Notes from my time writing “Baba Ali and the Clockwork Djinn” and fun tidbits.
Puzzles, puzzles, and more puzzles.
Baba Ali receives a puzzle box from a mysterious mechanical falcon. I’ve read about puzzle boxes and secret boxes and this sounded like something great to include. However, the only one I’ve seen was “Lemarchand’s Box” from the Hellraiser movies. Yeah, not going to use that as a reference (though I will say it very clearly used the puzzle box and it’s solution to evoke some sort of magic).
So I’m now exploring Japanese puzzle boxes, or Himitsu-Bako. Himitsu-Bako are designed keep important documents or secrets safe inside, and no one can open them unless they know the correct moves, in the correct order. There are a lot of different kinds I’m seeing online and they have a variety of difficulties ranging from 4 to 66 moves in the more traditional forms to ones that take over a hundred moves. Yikes!
The first Japanese Secret Puzzle Boxes were designed over 100 years ago in the late Edo period by Jinbei Ishikawa (1790-1850). Ishikawa was living at Hatajuku in the Kakone-cho in the Hakone-Odawara region of Japan. The Hakone Mountains are noted for their richness and great variety of trees. This abundance of high quality wood in the region and the expertise of three generations of master craftsmen have achieved and art form that is revered for it’s detail and ingenuity.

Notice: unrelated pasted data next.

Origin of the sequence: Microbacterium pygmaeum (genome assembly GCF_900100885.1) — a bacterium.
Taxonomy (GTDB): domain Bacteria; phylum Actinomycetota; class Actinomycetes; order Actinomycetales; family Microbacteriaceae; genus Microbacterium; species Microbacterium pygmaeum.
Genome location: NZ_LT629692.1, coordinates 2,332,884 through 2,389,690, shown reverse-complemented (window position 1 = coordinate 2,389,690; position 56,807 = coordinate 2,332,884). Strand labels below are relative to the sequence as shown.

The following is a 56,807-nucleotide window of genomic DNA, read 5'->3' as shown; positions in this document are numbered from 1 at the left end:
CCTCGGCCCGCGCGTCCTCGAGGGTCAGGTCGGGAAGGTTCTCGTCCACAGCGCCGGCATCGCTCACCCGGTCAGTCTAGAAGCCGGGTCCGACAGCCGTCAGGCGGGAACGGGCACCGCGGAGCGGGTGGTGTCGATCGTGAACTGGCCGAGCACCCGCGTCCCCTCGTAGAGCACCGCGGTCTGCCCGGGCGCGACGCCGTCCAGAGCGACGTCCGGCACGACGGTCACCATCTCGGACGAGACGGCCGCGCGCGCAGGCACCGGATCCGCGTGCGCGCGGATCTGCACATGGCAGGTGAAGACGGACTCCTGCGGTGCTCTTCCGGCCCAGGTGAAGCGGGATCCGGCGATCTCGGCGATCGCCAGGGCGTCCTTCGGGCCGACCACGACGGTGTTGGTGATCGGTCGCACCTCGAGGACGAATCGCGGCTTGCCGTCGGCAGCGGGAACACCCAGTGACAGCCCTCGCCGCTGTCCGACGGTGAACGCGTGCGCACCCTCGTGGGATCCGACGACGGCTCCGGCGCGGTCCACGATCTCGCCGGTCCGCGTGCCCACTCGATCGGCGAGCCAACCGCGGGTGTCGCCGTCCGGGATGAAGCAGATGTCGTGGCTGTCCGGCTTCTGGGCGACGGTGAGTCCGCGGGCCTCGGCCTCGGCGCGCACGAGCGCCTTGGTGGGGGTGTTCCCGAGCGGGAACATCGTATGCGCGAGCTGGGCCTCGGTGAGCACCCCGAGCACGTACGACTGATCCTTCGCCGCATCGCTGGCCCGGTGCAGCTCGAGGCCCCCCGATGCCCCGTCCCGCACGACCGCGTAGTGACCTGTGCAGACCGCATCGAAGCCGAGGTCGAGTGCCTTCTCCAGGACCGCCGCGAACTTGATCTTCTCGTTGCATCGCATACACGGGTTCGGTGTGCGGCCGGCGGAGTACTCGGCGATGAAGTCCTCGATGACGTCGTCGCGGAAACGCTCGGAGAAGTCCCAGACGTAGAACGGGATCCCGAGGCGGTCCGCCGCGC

Those early “secret boxes” were small and flat and didn’t look quite the way later ones did. It was after 1870, that we see the development of a puzzle box that looks more like a box, and with the integration of Yosegi-Zaiku (the wood-based designs and patterns), create the first Himitsu-Bako as we know it today.
Although the box Ali receives is more traditional in shape (and slightly larger), this video shows someone actually opening a box and it really gives you a picture of how difficult it can be. And of course, the one in our book has magical responses to each movement.
The fact that Ali’s family had access to Himitsu-Bako from the Hakone region of Japan in the 1800s says much about how well-travelled his father and grandfather were and how truly impressive their trading. Another interesting point is how our use of Himitsu-Bako gives some hints as to what the world is like.
We have an England caught in an Industrial Revolution (a steam one), where folklore and magic is dismissed in the name of science. We built a Middle-East where magic is a preferred and powerful tool, though mechanical things aren’t unheard of. I would argue that has happened in part because the environmental conditions aren’t exactly friendly to mechanical devices. That is true even to this day. And through the introduction of Baba Ali’s Himitsu-Bako from the Far East and its rare combination of magic and mechanics, that tells us a little bit about what that part of the world’s culture will look like.
Wow, they are so beautiful, I can’t help but want one. Anyone looking for a Christmas present for me…